Overall, the increased contractualization, public divestment concurrent with inflation, increased cost of living, rent etc has led to massive labor unrest in the US education sector in the past year, quite similar to increased privatization, rise in contractual workforce and its outcomes observed in higher education in India. This unrest is expected to continue until the state addresses concerns posed by the awakened masses.  

The long ongoing Railroad workers fight in the US

For the past three years, freight rail carriers and the 12 unions representing more than 100,000 workers in the US have been negotiating fair contracts with the state, which eventually led to a contract being forced on them.

The negotiated contract involved a 24% increase in wages and one additional paid day off but NO PAID SICK LEAVE, which is why many unions have rejected it. 

Freight trains in the US vastly support its economy by providing supply chains for commodities like lumber, coal and chemicals across the country.

With relaxed regulatory measures and decreased staffing, freight trains are increasingly carrying more load and are longer in length with fewer personnel that can monitor the routes.

This has led to increased incidents of train derailments with effects on public safety and environment. All this is primarily due to massive corporatization of the US railroad industry. The post pandemic railroad industry made immense profits despite a massive decrease in the overall workforce (40,000 jobs lost).

These profits were made off of “cost cutting” decisions coming from the top of the corporate hierarchy. One such major decision was a practice called “precision scheduling” of railroad (PSR) that was implemented just to increase carrier profits in the name of streamlining operations.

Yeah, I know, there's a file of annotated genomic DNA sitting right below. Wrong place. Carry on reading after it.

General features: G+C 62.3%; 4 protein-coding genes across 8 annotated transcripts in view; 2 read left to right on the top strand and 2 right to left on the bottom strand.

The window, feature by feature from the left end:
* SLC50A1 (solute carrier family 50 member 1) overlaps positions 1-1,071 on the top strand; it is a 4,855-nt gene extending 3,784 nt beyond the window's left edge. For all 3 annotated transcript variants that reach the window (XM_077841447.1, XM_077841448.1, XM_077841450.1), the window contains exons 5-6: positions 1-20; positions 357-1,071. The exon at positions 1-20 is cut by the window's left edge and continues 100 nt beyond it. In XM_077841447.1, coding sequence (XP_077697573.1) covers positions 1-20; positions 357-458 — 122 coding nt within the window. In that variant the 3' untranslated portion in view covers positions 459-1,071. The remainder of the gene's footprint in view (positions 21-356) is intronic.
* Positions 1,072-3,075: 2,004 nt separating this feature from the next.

PSR involves moving cars instead of whole trains to optimize the best outcome for railroad and customers.

However, using PSR as an excuse to cut costs on staff and on maintenance of trains and tracks the railroad industry has made massive profits with the risk of increased derailments that affect the staff and public safety. 

Railroad workers are fighting to improve rail safety and retain staffing. Rail workers for many years now are facing shortage of staffing, unsafe and unpredictable working conditions and massive job losses.

They have fought for a mandatory two person crew on freight trains to reduce the number of accidents and derailments.

More importantly, they are seeking basic workplace guarantees such as sick leave and regulatory measures to ultimately ensure public safety.

Without these measures, derailments of freight trains that affect the public, the surrounding wildlife and environment are increasingly becoming a reality (e.g East Palestine disaster in Ohio and in Houston Texas.

Although not all rail workers are happy with the current provisions, they are still hoping to negotiate before going on a national strike. More power to them!